Feds say evidence links ‘Shrimp Boy’ to 2006 Chinatown murder, but defense points to another man

Raymond “Shrimp Boy” Chow, a self-described Chinatown gangster, claims he has been targeted by the U.S. Attorney's Office and is the victim of "selective prosecution." (Jen Siska/Special to S.F. Examiner)

Raymond “Shrimp Boy” Chow, a self-described Chinatown gangster, claims he has been targeted by the U.S. Attorney's Office and is the victim of "selective prosecution." (Jen Siska/Special to S.F. Examiner)

A federal prosecutor said in court Monday there’s evidence that links Raymond “Shrimp Boy” Chow to the unsolved slaying of a Chinatown leader in 2006.

However, defense attorneys say another man who was himself killed two years ago is most likely responsible.

U.S. Attorney prosecutor William Frentzen said in Judge Charles Breyer’s federal courtroom Monday that there will be a filing in the next week or so that will divulge some of the evidence linking Chow to the death of Allen Leung, said a spokesman for the U.S. Attorney.

Chow, set to stand trial in early November on a series a racketeering charges for his alleged leadership of an organized crime organization group in Chinatown, is currently the leader of the fraternal organization once headed by Leung.

In pretrial filings, Chow’s lawyers have been attempting to bar any mention of Leung’s death from the trial. The prosecutors in the case, who opposed the exclusion of such information, were required by the judge to file a response to the request for suppression. That response is expected to include the new details linking Chow to Leung’s killing.

After Leung was killed Chow became the Dragonhead of the Chee Kung Tong.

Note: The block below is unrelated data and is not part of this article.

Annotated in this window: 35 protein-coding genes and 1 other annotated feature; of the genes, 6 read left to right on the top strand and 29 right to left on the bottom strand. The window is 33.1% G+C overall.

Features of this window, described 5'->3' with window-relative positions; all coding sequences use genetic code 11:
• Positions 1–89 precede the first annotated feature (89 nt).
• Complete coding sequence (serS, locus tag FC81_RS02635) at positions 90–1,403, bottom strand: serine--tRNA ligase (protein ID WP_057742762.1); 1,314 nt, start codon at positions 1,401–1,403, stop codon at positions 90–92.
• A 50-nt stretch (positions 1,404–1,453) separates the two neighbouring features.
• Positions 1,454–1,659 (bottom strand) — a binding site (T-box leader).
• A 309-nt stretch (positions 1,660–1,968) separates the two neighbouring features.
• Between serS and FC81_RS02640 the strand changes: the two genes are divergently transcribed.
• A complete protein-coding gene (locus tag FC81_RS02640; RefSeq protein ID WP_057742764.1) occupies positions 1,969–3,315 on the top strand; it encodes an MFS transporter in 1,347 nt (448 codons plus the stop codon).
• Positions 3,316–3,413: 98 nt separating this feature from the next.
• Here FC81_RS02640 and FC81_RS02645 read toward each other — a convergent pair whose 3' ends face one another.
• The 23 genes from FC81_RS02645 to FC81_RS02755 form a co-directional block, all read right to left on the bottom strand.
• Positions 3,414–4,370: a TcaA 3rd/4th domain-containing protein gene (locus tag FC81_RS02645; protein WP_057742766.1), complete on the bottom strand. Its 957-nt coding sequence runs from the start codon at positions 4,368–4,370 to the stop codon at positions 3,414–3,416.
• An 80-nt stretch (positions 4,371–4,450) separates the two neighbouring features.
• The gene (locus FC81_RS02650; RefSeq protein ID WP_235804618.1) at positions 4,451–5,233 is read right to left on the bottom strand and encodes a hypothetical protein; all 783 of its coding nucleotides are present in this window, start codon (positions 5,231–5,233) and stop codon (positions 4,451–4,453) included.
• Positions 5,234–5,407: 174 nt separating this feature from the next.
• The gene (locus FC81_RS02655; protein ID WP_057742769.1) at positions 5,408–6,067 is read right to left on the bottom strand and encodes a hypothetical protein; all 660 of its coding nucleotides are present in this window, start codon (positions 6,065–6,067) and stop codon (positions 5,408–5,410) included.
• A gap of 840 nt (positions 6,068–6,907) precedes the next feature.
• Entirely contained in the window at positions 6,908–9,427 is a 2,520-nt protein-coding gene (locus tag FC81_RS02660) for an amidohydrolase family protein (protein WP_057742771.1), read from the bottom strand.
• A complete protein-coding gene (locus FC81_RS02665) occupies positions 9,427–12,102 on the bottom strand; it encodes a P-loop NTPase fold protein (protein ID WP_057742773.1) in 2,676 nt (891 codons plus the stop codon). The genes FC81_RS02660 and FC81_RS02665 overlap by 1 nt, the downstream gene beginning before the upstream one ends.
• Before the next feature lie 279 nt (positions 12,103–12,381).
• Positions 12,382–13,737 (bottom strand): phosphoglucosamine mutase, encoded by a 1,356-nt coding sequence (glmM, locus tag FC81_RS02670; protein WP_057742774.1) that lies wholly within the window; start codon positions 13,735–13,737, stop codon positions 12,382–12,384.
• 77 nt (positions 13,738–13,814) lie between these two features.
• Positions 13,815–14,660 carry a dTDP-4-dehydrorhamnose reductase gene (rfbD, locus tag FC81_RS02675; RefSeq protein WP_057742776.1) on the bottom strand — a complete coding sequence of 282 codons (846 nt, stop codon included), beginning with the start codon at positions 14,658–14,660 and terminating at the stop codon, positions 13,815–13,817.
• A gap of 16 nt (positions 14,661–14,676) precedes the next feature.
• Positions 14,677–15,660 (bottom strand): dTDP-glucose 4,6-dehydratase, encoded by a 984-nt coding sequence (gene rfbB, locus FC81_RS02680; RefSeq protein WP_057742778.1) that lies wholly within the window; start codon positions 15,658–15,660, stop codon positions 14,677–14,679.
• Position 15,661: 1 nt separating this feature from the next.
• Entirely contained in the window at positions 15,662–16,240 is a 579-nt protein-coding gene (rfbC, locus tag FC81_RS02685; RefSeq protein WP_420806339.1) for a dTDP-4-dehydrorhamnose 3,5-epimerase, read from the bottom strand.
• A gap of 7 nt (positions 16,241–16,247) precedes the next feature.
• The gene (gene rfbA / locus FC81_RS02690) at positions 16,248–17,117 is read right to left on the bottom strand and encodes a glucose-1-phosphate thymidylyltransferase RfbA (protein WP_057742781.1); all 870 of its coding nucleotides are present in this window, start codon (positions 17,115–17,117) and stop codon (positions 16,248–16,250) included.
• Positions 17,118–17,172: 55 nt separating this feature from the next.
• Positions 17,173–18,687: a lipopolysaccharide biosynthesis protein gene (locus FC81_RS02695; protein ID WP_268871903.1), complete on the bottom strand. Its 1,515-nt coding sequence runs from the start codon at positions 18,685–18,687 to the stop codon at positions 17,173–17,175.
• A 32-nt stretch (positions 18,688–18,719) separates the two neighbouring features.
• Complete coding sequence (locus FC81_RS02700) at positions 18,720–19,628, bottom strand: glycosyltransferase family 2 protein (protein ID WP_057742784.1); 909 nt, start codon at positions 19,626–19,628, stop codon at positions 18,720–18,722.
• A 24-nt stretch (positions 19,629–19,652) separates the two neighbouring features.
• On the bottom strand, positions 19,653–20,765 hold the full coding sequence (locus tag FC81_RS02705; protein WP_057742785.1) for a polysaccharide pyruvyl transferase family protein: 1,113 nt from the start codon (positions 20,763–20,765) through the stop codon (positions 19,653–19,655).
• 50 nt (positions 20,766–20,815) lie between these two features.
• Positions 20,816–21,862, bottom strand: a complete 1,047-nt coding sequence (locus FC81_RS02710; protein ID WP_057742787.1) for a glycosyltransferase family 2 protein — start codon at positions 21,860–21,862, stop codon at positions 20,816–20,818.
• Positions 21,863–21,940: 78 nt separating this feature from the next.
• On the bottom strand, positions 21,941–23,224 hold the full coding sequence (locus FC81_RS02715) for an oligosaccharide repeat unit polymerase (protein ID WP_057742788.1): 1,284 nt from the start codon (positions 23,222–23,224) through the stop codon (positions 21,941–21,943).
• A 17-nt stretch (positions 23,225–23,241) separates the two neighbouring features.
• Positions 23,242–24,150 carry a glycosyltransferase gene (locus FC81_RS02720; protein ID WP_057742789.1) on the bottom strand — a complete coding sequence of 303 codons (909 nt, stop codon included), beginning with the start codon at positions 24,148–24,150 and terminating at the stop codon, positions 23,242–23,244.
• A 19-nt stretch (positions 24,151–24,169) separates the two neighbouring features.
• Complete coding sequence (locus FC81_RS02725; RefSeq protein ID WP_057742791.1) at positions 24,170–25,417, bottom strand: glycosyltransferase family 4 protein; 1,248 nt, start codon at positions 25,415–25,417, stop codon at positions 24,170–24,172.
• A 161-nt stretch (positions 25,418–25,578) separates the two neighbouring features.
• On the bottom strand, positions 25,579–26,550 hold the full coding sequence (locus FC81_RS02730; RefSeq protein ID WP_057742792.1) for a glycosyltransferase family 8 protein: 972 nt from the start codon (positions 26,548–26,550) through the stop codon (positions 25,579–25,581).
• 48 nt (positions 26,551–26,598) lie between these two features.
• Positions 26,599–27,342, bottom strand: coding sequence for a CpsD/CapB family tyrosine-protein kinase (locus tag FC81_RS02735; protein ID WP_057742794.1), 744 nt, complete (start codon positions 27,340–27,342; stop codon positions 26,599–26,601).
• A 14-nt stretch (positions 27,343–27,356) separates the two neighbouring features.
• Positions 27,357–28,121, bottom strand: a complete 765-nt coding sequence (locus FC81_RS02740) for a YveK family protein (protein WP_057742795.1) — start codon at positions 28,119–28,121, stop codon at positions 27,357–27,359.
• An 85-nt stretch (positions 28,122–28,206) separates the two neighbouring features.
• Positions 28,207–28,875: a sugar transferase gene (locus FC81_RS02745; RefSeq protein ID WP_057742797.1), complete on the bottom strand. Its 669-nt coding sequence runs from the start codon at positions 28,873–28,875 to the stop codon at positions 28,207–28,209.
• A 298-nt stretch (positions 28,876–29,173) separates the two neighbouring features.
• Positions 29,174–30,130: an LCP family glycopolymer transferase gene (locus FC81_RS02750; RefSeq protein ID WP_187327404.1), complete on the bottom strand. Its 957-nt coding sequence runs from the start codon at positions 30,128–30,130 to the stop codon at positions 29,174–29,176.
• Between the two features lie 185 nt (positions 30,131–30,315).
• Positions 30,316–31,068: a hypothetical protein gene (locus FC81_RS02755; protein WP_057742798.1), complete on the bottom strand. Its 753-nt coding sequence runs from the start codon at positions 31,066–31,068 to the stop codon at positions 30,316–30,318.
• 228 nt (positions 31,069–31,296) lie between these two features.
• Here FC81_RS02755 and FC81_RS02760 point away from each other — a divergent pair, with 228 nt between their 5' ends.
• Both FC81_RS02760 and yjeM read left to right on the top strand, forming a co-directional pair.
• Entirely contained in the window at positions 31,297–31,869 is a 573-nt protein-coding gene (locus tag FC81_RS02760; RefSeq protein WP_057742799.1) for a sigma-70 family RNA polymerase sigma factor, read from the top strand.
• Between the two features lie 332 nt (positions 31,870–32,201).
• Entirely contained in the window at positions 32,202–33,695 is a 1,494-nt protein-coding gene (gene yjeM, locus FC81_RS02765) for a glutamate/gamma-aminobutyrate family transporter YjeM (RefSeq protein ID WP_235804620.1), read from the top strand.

Before Leung’s death, Chow had reportedly asked another fraternal organization, the Hop Sing Tong — of which Leung was a member — for $120,000 for a youth group.

The day after that request was denied, someone fired shots into the Hop Sing Tong’s front door.

Leung helped the FBI with their investigation into the shooting. Then he was killed.

Chow alone wore white at Leung’s funeral, which some thought was a sign of disrespect. His attorneys say in a filing that indicated respect.

The federal prosecution’s courtroom statement saying Chow can be linked to Leung’s death has been denied by Chow’s defense team.

“The white suit he wore was a sign of humility and respect, and it was his combination of life experiences and his well known reformation that caused the elders of the community [who] asked him to be Dragonhead of the Chee Kung Tong,” according to the filing by Chow’s
attorneys.

What’s more, the defense argues, an FBI informant provided information about Leung’s murder, which helped exonerate Chow, yet “the FBI has never missed an opportunity to try to paint Chow guilty for this murder.”

Instead, they say evidence for Leung’s death points to another man.

“All evidence pointed at the now deceased Jim Tat Kong,” noted a Sept. 8 defense filing. “Jim Tat Kong was attempting to take control of the Hop Sing Tong.”

Kong was found dead along with his wife Oct. 17 in Fort Bragg, Mendocino.

According to the defense filing, the FBI alleged Chow and Kong were feuding because Kong was acting out of line, intimidating elderly tong members. Furthermore, Kong allegedly put a hit out on Chow in 2008.

But the filing goes on to say Chow had no link with that death either.

“Jim Tat Kong’s death was identified as a double suicide by responding agencies,” they
noted.

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